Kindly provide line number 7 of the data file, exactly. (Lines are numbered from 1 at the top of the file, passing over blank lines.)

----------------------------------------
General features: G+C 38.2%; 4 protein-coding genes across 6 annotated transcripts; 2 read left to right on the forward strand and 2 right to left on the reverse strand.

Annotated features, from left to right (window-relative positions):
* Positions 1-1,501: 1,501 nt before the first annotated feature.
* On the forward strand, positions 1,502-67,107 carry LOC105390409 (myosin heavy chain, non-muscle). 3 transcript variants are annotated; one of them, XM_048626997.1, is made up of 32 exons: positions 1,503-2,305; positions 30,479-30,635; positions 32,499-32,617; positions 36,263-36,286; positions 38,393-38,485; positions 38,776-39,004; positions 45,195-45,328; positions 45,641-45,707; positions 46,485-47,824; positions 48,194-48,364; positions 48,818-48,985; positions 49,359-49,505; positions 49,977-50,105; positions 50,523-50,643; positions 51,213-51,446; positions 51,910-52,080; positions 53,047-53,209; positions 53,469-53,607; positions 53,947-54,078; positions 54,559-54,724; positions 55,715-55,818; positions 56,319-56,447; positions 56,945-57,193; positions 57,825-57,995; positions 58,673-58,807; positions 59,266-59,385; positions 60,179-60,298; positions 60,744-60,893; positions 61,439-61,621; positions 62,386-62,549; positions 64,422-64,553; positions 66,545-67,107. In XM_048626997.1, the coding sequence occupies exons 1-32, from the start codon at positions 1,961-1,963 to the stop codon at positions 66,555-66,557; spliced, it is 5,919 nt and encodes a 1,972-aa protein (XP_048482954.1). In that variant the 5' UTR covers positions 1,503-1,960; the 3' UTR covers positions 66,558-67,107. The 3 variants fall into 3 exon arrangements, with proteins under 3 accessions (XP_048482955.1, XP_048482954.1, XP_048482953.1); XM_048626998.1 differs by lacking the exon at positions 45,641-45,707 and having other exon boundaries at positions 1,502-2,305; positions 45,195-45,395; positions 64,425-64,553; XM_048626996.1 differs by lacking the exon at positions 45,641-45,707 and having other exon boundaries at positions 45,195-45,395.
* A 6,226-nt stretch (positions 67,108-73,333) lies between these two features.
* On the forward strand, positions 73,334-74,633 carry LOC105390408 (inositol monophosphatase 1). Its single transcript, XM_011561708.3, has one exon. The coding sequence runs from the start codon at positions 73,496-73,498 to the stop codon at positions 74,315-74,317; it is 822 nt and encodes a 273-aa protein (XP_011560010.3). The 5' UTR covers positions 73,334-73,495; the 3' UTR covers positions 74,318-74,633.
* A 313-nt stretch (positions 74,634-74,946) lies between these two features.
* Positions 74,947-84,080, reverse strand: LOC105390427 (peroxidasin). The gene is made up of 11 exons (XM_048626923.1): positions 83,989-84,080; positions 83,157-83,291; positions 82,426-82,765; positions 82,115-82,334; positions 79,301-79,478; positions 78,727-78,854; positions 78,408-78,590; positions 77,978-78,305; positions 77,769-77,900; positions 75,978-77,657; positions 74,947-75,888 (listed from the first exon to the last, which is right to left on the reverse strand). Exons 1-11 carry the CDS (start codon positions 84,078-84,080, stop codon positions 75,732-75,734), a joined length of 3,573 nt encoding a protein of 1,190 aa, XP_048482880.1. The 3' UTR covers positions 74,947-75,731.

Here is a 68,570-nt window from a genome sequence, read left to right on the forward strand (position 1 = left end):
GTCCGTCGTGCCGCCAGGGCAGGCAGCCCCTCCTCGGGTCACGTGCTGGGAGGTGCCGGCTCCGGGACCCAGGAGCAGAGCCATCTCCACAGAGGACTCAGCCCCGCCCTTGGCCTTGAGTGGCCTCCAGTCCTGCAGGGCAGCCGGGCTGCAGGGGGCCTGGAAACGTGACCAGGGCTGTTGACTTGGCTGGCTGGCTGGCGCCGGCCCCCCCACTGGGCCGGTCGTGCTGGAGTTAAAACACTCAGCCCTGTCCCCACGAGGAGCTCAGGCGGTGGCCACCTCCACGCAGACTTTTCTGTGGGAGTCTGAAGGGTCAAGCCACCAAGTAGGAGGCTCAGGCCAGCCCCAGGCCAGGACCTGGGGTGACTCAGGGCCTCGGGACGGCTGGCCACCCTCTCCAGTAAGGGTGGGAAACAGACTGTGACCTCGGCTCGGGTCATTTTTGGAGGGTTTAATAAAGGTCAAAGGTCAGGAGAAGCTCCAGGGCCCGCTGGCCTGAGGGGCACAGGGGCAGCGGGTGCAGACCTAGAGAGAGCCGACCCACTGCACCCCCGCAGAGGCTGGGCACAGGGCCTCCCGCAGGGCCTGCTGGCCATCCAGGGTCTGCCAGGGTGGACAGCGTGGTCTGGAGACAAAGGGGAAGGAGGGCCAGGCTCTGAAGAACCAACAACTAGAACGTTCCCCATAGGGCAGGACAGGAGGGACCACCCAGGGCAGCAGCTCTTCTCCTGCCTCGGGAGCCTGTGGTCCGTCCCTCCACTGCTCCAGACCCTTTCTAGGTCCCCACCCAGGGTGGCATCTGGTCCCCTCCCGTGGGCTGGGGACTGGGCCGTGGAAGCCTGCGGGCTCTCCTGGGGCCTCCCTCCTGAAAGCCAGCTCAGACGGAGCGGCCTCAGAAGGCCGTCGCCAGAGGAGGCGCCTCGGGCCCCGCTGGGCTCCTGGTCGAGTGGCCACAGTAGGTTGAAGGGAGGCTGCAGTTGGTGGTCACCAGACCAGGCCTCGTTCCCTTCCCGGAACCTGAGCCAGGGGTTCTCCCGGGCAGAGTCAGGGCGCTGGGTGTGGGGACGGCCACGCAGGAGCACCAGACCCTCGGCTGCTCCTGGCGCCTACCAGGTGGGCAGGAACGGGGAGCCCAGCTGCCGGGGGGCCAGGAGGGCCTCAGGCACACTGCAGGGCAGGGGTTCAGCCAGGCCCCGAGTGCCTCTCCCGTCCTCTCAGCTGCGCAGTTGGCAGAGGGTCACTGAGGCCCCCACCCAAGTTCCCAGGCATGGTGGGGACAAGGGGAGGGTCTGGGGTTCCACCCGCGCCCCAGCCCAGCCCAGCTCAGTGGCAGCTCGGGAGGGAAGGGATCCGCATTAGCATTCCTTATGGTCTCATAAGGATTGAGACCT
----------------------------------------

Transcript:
* A 313-nt stretch (positions 74,634-74,946) lies between these two features.